On March 19, I had written about Hiroshige, the artists he inspired, and the close-up, the clipped edge, becoming, in a painting, a demonstration of time passing.... in his book, Mirror of the World (see my post from two days ago), Julian Bell also discusses the Hokusai and Hiroshige influences upon mid- to late-nineteenth-century European art. Bell calls this repoussoir "succinct" and 'witty" and quotes Edgar Degas's notebook: "Cut things a lot. For a dancer do either the arms or the legs .... Do all kinds of common objects, so arranged and contextualized that they have the life of men and women .... No-one has ever done monuments or houses seen from low down, from beneath, close to, as one see them passing in the streets." And Bell places Degas's memo to self next to a lovely work, "Place de La Concorde" (343).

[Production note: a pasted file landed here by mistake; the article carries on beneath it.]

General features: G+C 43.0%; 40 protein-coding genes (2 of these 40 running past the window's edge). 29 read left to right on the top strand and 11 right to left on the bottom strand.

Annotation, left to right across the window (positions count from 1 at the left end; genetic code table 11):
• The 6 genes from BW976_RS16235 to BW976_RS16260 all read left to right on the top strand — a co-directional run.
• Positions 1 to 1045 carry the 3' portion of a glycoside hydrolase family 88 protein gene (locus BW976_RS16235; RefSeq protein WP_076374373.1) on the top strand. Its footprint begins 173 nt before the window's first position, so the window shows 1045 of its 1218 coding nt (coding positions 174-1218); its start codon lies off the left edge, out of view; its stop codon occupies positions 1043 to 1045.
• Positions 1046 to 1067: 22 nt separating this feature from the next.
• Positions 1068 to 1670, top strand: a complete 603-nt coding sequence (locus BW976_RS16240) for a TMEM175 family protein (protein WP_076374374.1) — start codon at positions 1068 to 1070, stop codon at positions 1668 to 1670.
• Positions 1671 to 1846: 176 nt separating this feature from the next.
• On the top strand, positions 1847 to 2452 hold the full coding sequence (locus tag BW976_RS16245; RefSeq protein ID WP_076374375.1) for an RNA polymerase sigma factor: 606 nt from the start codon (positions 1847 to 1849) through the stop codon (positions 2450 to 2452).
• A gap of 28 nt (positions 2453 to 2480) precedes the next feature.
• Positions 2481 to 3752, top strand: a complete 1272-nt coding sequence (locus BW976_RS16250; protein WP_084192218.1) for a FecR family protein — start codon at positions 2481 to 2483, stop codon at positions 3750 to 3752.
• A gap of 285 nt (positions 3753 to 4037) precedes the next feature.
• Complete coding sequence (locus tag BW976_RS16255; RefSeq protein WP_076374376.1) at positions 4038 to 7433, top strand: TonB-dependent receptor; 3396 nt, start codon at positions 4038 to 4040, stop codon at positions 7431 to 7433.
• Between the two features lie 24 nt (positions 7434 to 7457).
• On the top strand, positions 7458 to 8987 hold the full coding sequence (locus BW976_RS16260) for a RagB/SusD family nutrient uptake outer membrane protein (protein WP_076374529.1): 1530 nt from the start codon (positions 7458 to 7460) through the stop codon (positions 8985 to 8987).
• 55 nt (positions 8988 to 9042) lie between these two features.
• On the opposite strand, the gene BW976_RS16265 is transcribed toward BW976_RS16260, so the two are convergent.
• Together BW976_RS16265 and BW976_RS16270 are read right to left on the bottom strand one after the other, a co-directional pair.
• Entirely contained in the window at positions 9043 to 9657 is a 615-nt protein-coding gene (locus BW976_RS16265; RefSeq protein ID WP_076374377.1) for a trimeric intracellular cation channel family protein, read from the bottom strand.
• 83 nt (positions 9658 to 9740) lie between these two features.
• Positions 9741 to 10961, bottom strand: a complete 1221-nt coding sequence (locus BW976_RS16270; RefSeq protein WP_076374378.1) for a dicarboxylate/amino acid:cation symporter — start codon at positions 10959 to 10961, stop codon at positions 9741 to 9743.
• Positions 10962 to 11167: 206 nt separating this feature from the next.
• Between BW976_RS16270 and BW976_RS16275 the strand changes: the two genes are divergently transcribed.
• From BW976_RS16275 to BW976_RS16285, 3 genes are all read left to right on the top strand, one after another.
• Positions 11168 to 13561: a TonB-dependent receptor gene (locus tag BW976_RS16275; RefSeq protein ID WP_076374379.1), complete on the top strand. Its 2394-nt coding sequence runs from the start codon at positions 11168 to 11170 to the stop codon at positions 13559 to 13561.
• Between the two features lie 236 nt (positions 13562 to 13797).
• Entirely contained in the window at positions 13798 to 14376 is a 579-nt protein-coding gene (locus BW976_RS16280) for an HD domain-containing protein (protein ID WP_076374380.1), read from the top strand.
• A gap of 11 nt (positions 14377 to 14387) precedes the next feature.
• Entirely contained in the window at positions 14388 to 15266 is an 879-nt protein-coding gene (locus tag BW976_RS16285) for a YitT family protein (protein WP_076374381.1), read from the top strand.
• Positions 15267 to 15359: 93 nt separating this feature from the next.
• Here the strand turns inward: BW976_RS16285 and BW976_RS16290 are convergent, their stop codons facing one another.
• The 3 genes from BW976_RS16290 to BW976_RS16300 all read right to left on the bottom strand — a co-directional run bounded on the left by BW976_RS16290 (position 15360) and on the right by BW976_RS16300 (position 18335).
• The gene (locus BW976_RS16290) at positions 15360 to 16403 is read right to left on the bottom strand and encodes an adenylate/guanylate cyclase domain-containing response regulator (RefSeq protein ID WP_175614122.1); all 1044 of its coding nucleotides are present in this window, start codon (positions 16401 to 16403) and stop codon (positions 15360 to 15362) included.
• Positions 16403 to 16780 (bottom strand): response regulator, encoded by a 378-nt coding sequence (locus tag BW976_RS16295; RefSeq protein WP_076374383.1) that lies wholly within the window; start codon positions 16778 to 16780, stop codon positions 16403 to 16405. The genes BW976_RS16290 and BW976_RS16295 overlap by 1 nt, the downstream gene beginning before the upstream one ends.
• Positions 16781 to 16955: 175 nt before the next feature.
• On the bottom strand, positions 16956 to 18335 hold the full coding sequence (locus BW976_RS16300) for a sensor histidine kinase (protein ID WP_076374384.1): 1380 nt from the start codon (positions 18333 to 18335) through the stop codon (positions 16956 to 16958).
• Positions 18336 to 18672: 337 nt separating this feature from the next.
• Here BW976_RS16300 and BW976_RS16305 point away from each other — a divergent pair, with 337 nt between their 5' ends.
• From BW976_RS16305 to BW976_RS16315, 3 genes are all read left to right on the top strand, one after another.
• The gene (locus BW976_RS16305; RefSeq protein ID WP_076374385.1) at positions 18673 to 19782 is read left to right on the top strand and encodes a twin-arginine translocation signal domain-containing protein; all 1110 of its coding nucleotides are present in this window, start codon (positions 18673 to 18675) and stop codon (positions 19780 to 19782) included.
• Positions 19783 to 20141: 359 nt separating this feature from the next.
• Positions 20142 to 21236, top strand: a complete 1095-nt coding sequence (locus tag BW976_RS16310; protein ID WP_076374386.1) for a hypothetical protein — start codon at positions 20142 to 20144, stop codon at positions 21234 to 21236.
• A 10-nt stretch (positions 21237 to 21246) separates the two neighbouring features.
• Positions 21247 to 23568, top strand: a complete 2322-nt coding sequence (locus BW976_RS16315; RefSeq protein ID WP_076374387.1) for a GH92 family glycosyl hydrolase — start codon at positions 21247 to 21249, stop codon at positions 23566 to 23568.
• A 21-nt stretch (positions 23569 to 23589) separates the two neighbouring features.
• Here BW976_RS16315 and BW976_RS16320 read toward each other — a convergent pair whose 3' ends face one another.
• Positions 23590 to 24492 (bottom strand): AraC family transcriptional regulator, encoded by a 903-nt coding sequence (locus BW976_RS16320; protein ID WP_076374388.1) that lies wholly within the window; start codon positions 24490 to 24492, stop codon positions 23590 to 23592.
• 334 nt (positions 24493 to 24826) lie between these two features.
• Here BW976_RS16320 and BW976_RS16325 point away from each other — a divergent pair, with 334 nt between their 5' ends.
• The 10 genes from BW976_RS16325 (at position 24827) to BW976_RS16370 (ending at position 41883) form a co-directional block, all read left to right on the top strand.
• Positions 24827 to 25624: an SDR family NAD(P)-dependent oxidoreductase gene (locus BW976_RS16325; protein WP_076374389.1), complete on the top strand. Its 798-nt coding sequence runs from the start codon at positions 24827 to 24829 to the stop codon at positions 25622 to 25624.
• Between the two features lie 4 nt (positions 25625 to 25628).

I think these Degas-ian notes would make an excellent assignment for my next sketch. So I will work on that! But, in the meantime, I found two photographs and cropped them, and they do take on both a time-sense and the closeness of a human face, I think. The first is a newly-cropped close-up from the Canyon de Chelly, the second a cropped photo of a tree in Carmel-by-the-Sea: